How To Deal With Alcohol Addiction On The Fourth Of July

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It's one of the biggest party holidays of the year.

Yes, I know that you're not supposed to say it but — Not everyone loves the 4th of July!

If you live with an alcoholic, the celebration can be a nightmare. At Bottled Up we try and help people with not only doing things to change their situations but also to stop them from making their situation worse. Here are some tips to get you through the holiday with your sanity intact.

Your partner is busy getting the drinks in. He, or she, has started stocking up on alcohol and you're uneasily beginning to remember last year. And, come to think of it, the year before that. Yet again there is enough booze for 50 people but you've only invited 20.

You've always loved celebrations — particularly this one. Summer sunshine, the smell of food cooking on the barbecue and the family comes over while everyone is talking about the holidays they booked. Its a time to relax, chill out and enjoy each other's company. And that's the part you play as hostess year after year — carefree, loving, in control.

Maybe the truth is something entirely different. There will be far too much alcohol available. "So we don't run out," will be the excuse given but the real reason is that your partner is making sure there is plenty of drink for them. Then the jokes will become too blue, the laughter will become too loud. If they're cooking, the food will be overdone as they sways around and doesn't concentrate. And, worst of all, you daren’t say anything in case they picks a fight and you become a killjoy. Welcome to 4 July!

Sadly, the above scenario is all too familiar. Many people like you are gearing themselves up for some familiar unpleasant scenarios. But take to heart that you're not alone and there are some solutions and strategies available to help you. Right now though, you need to survive this holiday and get through it. Here are some tips that may help.

1. Detach yourself

July 4 is a celebration when drink flows freely and having slightly more than you should is pretty common. Your partner may be getting the drinks in but so are many other people too! You are worried about the problem drinking (and you have every right to be) but July 4 is one of those days we generally give ourselves permission to overindulge a bit.

This is the day, of all days, when your partner's cringingly embarrassing behavior is actually more likely to blend in. The reasons for their drinking more palatable and obvious. Tonight you don't have to be mentally hang your head in shame — you can just shrug your shoulders and say "Well it is July 4th".  This is not to condone their behavior in any way because we don’t. Take your eyes off the drinker for today and give yourself permission to relax, after all it's your holiday too.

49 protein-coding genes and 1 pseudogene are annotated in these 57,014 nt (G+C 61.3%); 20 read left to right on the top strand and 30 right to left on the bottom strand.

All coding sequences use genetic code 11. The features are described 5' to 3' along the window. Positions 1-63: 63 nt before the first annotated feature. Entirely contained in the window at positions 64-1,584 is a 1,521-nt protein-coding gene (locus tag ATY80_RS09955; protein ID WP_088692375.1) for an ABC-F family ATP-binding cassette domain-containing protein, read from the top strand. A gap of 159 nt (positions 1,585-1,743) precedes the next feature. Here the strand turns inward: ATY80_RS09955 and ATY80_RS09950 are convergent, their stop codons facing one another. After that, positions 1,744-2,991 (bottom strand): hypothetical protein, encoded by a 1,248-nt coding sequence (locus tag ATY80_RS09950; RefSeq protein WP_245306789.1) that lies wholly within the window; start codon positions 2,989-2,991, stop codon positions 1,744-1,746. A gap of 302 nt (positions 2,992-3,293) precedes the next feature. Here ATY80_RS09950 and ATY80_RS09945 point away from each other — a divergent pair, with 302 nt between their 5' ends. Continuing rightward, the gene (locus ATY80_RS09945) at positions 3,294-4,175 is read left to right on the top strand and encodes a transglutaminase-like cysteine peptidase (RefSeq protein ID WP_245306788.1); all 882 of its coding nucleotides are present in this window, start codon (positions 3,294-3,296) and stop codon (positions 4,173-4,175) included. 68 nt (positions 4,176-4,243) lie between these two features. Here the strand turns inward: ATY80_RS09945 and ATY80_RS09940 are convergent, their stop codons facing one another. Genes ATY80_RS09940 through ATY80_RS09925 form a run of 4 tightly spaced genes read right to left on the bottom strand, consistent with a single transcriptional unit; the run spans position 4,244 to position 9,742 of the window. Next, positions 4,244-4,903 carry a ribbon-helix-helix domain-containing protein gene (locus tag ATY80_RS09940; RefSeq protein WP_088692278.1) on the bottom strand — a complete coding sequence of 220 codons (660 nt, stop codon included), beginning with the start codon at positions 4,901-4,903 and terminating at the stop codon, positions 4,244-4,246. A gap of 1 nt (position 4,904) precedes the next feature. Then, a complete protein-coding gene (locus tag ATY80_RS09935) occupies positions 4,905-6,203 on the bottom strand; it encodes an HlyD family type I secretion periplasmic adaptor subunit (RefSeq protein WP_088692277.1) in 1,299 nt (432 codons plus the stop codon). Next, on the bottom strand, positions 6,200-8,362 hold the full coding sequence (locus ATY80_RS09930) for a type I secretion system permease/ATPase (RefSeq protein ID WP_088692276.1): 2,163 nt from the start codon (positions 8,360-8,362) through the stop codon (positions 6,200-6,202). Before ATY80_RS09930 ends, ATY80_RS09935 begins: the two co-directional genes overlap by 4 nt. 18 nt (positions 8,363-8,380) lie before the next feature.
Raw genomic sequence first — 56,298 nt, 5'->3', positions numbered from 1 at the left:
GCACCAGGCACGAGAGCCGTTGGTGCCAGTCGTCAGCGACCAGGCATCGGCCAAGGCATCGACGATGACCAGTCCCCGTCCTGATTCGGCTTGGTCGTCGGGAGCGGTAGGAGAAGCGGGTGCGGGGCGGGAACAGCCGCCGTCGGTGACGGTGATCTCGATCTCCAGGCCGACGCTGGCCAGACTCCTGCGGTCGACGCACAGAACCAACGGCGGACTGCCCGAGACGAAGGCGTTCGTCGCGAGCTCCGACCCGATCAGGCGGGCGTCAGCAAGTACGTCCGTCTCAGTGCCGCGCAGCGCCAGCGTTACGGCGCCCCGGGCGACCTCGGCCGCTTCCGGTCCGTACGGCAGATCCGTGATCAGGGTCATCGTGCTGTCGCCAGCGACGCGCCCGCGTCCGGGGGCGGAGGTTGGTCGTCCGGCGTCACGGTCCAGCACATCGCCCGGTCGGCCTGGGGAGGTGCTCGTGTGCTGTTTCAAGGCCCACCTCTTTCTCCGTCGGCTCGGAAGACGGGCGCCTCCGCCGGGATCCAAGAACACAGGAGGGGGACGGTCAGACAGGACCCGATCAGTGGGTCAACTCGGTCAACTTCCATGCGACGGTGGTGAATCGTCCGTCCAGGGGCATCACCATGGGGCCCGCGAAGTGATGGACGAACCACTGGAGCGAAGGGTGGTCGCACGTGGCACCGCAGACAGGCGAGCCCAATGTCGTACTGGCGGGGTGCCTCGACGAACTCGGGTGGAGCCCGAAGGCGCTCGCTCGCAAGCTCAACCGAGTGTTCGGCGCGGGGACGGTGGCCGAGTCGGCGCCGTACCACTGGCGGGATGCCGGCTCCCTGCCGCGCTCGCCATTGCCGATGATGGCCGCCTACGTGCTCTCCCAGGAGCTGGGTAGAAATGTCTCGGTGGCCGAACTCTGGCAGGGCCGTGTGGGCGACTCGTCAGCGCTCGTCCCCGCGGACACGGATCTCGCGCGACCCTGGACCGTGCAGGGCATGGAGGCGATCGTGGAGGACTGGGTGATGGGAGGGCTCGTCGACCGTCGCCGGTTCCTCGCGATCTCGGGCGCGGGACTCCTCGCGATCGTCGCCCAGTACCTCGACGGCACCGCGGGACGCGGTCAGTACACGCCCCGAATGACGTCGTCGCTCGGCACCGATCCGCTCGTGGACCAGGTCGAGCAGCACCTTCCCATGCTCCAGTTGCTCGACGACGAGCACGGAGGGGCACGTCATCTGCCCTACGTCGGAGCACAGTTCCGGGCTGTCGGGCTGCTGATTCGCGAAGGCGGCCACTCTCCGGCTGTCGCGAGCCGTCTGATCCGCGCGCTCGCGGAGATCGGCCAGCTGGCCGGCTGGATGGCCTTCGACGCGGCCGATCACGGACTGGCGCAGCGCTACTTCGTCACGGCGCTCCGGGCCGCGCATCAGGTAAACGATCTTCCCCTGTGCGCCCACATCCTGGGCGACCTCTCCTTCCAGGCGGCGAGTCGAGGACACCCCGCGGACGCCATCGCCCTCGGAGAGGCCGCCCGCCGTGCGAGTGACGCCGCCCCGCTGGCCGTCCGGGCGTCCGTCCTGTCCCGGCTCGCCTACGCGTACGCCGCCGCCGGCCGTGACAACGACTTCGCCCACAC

2. Reckon with that beforehand and accept limitations wisely

We aren't saying that there is nothing wrong. Of course there is a need for change, challenge and expressing emotions if you live with an alcoholic but rarely is a holiday celebration the time to do it. Challenge that comes out of anger rarely produces the required result and sadly these holidays are often trigger points because of hopes and aspirations being crushed and disappointed.

The rage and frustration bubbling away below the surface can well up and overflow. Be aware of your vulnerabilities and make a firm decision beforehand to avoid confrontation. Do it on a holiday and it will blow up in your face. They'll come back at you self-righteousness dripping from every pore, pointing out that she is just enjoying a day off just like everyone else. You'll be cast in the role of destroyer of pleasure and any solid, very real, reasons you have for your protests will be trampled underfoot. By all means go there at another time but before you do that find out how best to confront and where and when would achieve the best intervention.

3. Be prepared, take a bit of time to think ahead and ward off some of the obvious pitfalls

If you're going to someone else's party you don't have to stay to the bitter end, particularly if you are uncomfortable with his behavior. If they insists on taking their car then take your own car as well or arrange to get a lift home with a friend. You can also get a friend to give them a lift home later. There's no rule that says you have to stay and be embarrassed or belittled. Take yourself away if your partner's behavior deteriorates if you possibly can. Don't just hope for a way out, make a plan.

 If you're having family and friends over at your place, dream up some planned distractions. For example, introduce a game in another room that gathers the nearly sober away from obviously drunk. Or a DVD you introduce for the children that settles them down away from the volatile tempers or inappropriate behavior. Plan another party with your friends. Get them thinking instead of drinking!

If you're by yourself as a family the same tips apply in figuring out how to separate in some way from unsocial behavior. You may not know how to stop the drinking yet but you absolutely don't have to stay around and watch it! You know your situation and what will work best but the bottom line is — don't hang around to be disrespected.

Above all, keep yourself and your children safe! If this article strikes a chord with you then you can find much more information, help and support at Bottled Up, the website for anyone who lives with an alcoholic.

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